So, now I ask you again... Are you only worth $.99?

Until next I ramble on...


15 comments:

  1. I asked a "big house" author about her book being $1.99. She said Amazon did it and she still received her same royalty. Amazon lowered the price of Rebekah's Julianne. If the lower prices are not effective, why does Amazon do it?

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    1. Amazon makes $$ whether or not you sell for $.99 or $99.99. If they sell 3 books at $1.99, they still make money. The 'big house' will do it to help encourage sales AND inflate sales figures. For them it looks better to sell 3 books at $19.99 and 8 books at $1.99 than only to see 3 books at $19.99. It's all screwy marketing ploys.

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  2. What a fantastic post - I struggle with this constantly. And yes, my books ARE worth more than free.

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  3. I will never be free. That is all. !!!! LOL!!

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  4. Yeah - there is no way for me to hold freebies with Amazon, because of the amount of photos I have in my Yoga book. And Ms. Cheevious in Hollywood will be handled through a publisher, so we're good there. I agree with your sentiments though.

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    1. Good for you. Looking forward to the book.

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  5. Good points, Bob. I agree. Other than an occasional day, I keep my prices up. I think discounts have a place in most marketing strategies, but pricing at 99 cents as a regular thing makes no business sense.

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    1. I see nothing wrong with a "cheap" day from time to time... but as to giving it away. I've worked too hard and I know you, too, have worked hard to get where you are -- no reason to just give it away.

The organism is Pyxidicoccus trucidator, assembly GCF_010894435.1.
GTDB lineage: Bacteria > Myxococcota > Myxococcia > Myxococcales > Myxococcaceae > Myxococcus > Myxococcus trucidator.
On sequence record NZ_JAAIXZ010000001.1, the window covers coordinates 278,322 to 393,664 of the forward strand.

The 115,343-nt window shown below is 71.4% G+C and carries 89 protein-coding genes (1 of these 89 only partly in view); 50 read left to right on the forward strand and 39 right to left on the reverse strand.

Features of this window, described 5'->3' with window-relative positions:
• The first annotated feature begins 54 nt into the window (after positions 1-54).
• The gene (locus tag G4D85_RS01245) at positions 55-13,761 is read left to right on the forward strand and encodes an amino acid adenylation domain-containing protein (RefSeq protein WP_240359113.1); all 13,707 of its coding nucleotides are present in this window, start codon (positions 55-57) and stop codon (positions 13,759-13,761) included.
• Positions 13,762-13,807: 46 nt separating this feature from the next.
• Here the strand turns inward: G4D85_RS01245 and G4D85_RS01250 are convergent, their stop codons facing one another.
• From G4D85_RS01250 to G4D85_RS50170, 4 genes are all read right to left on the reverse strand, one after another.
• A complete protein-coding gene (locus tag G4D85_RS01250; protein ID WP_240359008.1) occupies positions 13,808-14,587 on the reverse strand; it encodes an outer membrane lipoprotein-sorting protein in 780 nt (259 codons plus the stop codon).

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  6. You've raised some really good points here, especially since .99 cents doesn't seem to be working out well for me either...

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    1. I really feel the reader questions the quality of the product when it is free or only $.99 on a regular basis. Plus, 3 books at $.99 = $1.05 while only 1 book at $2.99 = $2.10. The question is simple - more sales or higher return?

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  7. As a reader, I won't buy a book regularly priced at $0.99. As a writer, I won't price a book there for that exact reason.

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    1. Ciara - I rest my case. I agree. Would you lower your price to $.99 for a period of time? A sale, if you will?

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    2. For a sale, yes. I think discounting is (and always has been) a valid marketing tactic. I also think people value something they paid for more than something they received for free, and I think they feel good when they feel they got a bargain. getting it free isn't a bargain - it's a handout. Getting it cheap as compared to full price is a bargain.

      I HAVE heard that making the first book in a series free can be very effective to build a more profitable readership and get more sales and profit on the sequels than you would have got otherwise, but a) I'm not sure I could ever bring myself to do it (especially not on a novel - maybe MAYBE a shorter work) and b) I think it'd want to be a long series at that, to maximise the ability to recoup any initial losses. Loss leaders are also a valid and longstanding marketing tactic, but the idea stings.

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  8. I understand the free series thing and I would do that WHEN I release the 2nd book in hopes of getting more readership. As you state, free isn't a bargain, it's a handout. I might consider free but more than likely, just lower book 1's price. Marketing tactics are the writer's new companion.

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    1. Absolutely, there'd be no point in offering Book 1 free before any of the rest of the series was available. I'm inclined to agree that offering the first book at a reduced price might be preferable.